Fish in Focus:   Arctic Grayling, Thymallus arcticus

JSC photo
Jason Satoshi Ching used with permission

Matt Knepley
Ninety Six, SC

Cruising the cold, clear waters of northern-most North America, the Arctic Grayling (Thymallus arcticus) is a modest-sized game fish on many an angler’s bucket list. While the largest specimens max out at roughly 30 inches and 8 pounds, the average adult will be somewhere between 6 and 14 inches and weigh substantially less.

So if it isn’t their size, what is it that attracts sportsmen and women to this fish? Well, for starters, they are spunky fighters. What appeals to so many people though is that this is a beautiful fish found in beautiful places. Many game fishes are just plain ugly when they get big (I’m looking at you, Largemouth Bass). Others get wicked looking(Hello, Sockeye). But no matter what size a Grayling may be, even at its plainest it is a pretty fish. When feeling their best they are some of the most beautiful fish on the planet. Lucky are the regions that call them native sons and daughters; the Arctic and Pacific drainages of the US and Canada, as well as several central Canadian waters and portions of Wyoming and Montana.

grayling in hand
Arctic Grayling sporting chevron-shaped splotches. (Photo by Andrew Gilham, USFWS)
tray of grayling
Subtle differences. (Photo by Jim Mogen, USFWS)

range map
Western Hemisphere range map for Arctic Grayling from Montana Field Guide (Montana Natural Heritage Program and Montana Fish, Wildlife and Parks.

For being so consistently attractive, they can be rather variable in appearance. Arctic Grayling flaunt a trout-like build, long but muscular. Their mouths are small and their jaws are toothed. A Grayling’s sides can vary from a silvery-gray, to blue, to almost a pinkish color. The front half of its body is splashed with black spots. Sometimes these spots are actually more chevron shaped. Depending on lighting and mood, an Arctic Grayling may seem to meld all these characteristics together at one time.

What really sets the Grayling apart is its fins. Adding to its trout-like appearance is a forked caudal fin and a fleshy adipose fin. Pelvic fins sport orangish stripes. Distinguishing it from the trouts is it gorgeous, long, flowing dorsal fin. Female dorsals tend to be rounded while males are more pointed, but they are all quite spectacular. Like their body coloration, Grayling dorsal fins can be variable in coloration. They may be of a purplish to black background color, with reddish spots occurring between the rays. Towards the end of the dorsal fin electric blue spots morph into streaks shaped much like drops of rain that grow and spread as they run down the windshield of a car.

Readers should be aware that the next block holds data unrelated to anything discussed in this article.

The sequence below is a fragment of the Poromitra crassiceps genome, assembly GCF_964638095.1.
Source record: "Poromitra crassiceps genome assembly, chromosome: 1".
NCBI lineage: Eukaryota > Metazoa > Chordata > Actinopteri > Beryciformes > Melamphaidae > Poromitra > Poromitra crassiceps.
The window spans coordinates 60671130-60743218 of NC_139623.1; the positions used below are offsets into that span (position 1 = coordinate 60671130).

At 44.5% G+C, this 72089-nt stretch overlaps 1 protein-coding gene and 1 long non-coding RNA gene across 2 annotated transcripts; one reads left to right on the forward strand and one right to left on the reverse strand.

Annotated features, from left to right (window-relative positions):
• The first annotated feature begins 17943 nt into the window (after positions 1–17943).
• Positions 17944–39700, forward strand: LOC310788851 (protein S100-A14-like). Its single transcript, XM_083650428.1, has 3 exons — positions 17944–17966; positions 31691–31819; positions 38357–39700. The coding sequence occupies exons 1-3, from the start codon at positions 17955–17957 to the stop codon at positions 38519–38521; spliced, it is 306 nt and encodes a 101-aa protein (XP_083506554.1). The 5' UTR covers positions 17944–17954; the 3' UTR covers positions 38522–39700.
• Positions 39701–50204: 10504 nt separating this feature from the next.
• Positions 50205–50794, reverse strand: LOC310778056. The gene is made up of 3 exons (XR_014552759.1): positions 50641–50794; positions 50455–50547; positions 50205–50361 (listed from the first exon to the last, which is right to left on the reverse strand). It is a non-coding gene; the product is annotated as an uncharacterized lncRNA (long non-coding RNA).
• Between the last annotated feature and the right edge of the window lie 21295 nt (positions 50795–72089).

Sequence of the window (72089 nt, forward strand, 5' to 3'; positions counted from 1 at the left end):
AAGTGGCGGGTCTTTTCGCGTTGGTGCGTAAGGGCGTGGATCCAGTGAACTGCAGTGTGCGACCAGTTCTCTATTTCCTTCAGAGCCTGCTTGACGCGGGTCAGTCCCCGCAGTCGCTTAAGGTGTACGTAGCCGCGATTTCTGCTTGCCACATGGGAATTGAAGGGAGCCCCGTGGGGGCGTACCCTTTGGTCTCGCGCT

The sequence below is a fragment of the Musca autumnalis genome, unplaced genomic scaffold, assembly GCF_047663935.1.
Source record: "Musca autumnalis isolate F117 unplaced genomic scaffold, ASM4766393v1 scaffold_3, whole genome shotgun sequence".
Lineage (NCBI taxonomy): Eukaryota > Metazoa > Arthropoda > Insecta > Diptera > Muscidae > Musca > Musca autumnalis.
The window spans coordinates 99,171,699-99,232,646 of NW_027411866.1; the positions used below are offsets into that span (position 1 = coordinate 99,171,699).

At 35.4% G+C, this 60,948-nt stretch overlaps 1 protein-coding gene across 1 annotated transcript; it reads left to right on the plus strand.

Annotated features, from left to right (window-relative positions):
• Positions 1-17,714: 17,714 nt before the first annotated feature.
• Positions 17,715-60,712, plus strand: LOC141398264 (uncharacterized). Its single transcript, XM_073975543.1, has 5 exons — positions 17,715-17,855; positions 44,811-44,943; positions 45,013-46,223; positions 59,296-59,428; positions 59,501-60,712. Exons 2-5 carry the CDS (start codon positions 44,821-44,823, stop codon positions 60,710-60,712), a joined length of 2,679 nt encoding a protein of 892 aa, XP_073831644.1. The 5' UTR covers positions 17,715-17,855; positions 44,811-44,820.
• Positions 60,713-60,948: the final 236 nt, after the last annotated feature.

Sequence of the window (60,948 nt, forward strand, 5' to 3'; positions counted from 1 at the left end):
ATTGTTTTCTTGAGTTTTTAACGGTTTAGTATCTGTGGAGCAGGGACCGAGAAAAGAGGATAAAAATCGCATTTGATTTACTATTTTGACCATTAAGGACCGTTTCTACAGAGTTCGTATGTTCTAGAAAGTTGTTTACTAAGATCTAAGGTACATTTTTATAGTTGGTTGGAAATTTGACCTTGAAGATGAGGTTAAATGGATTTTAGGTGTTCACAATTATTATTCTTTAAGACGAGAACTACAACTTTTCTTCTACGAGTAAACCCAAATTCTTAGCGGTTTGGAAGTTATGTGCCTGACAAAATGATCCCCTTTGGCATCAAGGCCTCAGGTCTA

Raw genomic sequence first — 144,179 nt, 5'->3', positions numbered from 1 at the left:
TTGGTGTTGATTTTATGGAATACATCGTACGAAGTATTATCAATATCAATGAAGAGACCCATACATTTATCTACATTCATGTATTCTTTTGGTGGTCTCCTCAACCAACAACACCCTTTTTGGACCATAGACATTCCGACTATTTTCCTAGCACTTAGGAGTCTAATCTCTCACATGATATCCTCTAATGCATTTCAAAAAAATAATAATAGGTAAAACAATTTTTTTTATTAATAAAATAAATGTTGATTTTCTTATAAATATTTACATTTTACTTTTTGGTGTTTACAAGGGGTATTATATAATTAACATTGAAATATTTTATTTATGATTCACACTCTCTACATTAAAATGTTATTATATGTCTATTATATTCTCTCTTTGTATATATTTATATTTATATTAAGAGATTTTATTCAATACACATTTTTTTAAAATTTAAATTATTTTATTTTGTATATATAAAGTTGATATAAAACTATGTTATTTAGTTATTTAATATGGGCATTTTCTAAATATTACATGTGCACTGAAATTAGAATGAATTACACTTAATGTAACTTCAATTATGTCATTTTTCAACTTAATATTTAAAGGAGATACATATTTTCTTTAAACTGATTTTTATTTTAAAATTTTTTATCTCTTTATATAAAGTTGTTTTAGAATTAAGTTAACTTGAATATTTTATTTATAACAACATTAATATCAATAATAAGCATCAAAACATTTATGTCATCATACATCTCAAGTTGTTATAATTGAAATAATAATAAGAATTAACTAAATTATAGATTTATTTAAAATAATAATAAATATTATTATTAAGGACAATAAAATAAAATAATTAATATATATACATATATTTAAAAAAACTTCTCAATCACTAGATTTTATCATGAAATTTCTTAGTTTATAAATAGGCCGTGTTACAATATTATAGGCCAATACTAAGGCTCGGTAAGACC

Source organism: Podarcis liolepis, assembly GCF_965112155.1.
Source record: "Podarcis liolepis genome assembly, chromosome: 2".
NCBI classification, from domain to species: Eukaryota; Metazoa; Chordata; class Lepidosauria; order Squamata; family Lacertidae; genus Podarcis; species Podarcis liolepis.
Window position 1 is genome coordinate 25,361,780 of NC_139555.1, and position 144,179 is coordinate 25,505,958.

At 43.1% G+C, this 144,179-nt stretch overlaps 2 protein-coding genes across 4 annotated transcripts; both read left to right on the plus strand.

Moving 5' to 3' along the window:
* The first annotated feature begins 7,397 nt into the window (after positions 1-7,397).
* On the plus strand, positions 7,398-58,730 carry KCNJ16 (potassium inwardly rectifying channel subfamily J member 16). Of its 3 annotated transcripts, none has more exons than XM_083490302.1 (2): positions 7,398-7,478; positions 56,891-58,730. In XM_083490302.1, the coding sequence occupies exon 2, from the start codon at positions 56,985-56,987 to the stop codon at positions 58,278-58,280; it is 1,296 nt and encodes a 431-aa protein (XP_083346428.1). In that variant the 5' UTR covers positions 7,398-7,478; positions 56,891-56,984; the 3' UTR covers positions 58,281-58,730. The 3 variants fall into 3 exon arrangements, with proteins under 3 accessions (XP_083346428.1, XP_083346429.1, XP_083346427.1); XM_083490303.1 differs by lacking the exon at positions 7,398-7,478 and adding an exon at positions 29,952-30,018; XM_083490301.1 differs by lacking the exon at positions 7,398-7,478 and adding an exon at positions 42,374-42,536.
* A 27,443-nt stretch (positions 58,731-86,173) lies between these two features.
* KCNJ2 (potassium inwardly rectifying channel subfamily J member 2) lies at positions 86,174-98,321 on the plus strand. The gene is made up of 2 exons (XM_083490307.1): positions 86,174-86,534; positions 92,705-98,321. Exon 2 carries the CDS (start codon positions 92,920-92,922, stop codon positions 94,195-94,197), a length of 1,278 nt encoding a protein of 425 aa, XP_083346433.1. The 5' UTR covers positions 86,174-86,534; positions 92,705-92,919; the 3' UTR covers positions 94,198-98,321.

Like many animals, this fish has seen its fair share of drama. On one hand human activities have extirpated it from portions of its original range, such as Michigan’s Great Lake drainages, while on the other it has been introduced into at least 25 states! Some of those efforts have had a measure of success but most have not. Yellowstone National Park is working to restore Arctic Grayling habitat while the State of Alaska recently announced it was reducing Grayling husbandry and stocking due to the relative expense of breeding them. The US Fish and Wildlife Service recently ruled that Arctic Grayling in Montana do not warrant an endangered species listing due to conservation efforts in the area. Rising temperatures in the far north have led to concerns that the water may be too warm to be healthy for them. In at least one Alaskan lake this past summer there was a substantial die-off of large adult Grayling due to white spot disease, ichthyophthiriasis.

A proper examination of this beautiful fish would take more space than Fish in Focus has to offer. The following resources were used in this brief sketch, consult them for more information.

Pertinent Literature:

Page, L.M., and B.M. Burr. 2011. Peterson Field Guide to Freshwater Fishes of North America North of Mexico. Second edition. Houghton Mifflin Harcourt Publishing Co. 663 p.